The visit was planned by the Bar Council to assist the participants to discover new opportunities, and was sponsored in part by the UK Trade and Industry Department (“UKTI”), who made some grants available.

The purpose of the trip

In each of the States which we visited, the Bar Council Officers visited Government Departments, central banks, universities and local individuals known to be sympathetic to the English Bar. These visits are an important part of the process for opening doors which might otherwise be closed to individual chambers or practitioners. A number of networking receptions were co-hosted with UK ambassadors, who invited a large number of influential potential clients to our events. We presented seminars which covered the latest developments in arbitration, wealth management and regulation. I lectured on the ramifications of the Bribery Act 2010: a topic which attracted considerable interest. Following each seminar we hosted receptions, and in one case a dinner, at which our guests (local lawyers, businessmen, bankers and Government officials) were able to discuss the seminars and we were able to investigate the possibilities for future work.

A stepping stone

These are not situations where briefs are instantly forthcoming. Relationships have to be nurtured. There was great interest in how often the Bar Council had visited before (this was the third visit to the region generally) and when the next visit would take place (hoped to be in April/May 2011). It is clear that the interest is increasing and it is significant that we were asked by the various Ministries of Justice about providing training for local judges and lawyers. This is recognised to be a useful stepping stone to commercial contact. Just as these Ministries are controlled by the ruling families, so are many of the major companies. Respect for the high standards of English barristers coupled with such an endorsement by the Government tends to lead in the right direction.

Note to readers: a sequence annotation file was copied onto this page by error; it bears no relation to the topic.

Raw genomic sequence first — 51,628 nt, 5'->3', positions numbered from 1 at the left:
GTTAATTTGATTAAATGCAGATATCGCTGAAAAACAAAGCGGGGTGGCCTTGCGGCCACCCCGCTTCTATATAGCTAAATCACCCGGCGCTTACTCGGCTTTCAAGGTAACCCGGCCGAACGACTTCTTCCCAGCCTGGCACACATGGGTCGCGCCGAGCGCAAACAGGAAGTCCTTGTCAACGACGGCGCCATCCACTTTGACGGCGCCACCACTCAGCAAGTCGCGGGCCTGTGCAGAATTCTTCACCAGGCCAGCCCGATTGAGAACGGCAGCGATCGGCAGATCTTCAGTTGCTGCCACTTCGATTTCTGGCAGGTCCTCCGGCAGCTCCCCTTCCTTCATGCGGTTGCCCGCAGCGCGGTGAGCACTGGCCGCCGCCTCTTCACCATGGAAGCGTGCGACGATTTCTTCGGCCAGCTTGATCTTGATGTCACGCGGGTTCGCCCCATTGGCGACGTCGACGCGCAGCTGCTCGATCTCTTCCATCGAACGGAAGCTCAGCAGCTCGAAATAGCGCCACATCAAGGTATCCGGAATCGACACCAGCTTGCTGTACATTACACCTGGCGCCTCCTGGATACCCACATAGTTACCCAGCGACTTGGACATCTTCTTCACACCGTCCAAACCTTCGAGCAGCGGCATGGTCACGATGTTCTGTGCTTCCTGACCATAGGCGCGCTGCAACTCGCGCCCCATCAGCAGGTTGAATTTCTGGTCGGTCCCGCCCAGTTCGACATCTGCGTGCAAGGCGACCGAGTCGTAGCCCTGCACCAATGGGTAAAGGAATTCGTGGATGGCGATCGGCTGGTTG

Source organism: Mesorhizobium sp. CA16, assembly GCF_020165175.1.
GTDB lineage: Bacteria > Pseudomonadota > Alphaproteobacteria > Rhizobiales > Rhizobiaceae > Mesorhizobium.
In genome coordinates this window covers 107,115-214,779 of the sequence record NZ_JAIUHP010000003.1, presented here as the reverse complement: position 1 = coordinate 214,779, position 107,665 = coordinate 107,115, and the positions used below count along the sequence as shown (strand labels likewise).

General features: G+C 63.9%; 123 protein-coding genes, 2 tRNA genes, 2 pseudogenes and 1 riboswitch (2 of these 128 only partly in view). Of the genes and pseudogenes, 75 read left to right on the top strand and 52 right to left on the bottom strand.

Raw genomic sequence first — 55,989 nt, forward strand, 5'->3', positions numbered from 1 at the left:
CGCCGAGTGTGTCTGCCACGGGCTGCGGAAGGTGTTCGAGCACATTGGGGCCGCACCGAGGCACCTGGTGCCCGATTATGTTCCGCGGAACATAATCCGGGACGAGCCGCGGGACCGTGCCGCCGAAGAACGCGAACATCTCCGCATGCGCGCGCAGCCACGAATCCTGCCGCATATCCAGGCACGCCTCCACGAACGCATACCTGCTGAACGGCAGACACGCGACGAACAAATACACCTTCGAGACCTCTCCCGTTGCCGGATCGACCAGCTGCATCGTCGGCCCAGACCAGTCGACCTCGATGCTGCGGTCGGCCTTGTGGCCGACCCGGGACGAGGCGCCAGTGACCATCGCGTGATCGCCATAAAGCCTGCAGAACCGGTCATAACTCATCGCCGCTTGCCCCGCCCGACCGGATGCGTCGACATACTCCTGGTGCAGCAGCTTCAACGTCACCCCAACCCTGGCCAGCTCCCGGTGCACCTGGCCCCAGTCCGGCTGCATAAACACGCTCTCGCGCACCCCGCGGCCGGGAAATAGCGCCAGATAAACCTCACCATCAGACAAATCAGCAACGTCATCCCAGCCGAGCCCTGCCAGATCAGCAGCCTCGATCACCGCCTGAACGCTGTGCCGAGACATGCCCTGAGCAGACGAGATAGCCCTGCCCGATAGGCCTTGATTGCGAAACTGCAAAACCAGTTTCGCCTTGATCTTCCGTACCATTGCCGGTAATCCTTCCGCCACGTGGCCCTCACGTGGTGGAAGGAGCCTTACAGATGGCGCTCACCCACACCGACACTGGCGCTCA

A successful visit

Our group was led by the 2010 Bar Chairman, Nick Green QC, and myself. It included a wide range of practice areas and practitioners; there were quite a few junior members of the Bar. This proved to be a great asset as we were able to give a comprehensive view of the Bar and its services. Testament to this success was the number of e-mails received before we had even returned to the UK.

Since our return we have sent replies with a focus on the people and practice areas which look most promising to follow up. We will build on these contacts for the International Bar Association meeting in Dubai in November 2011.

Nothing is guaranteed in any marketing exercise. But this was a well organised initiative, which enjoyed wide approval amongst our guests and gave every appearance of being successful. All who participated felt it was time and money well spent and plans are in train for the next visit. Will you be joining them?

Peter Lodder QC is Bar Chairman.
Shysta Habib, barrister, Kenworthy’s Chambers.


Off the starting block

How do you drum up work in the Middle East? Shysta Habib on what she gained from the trip.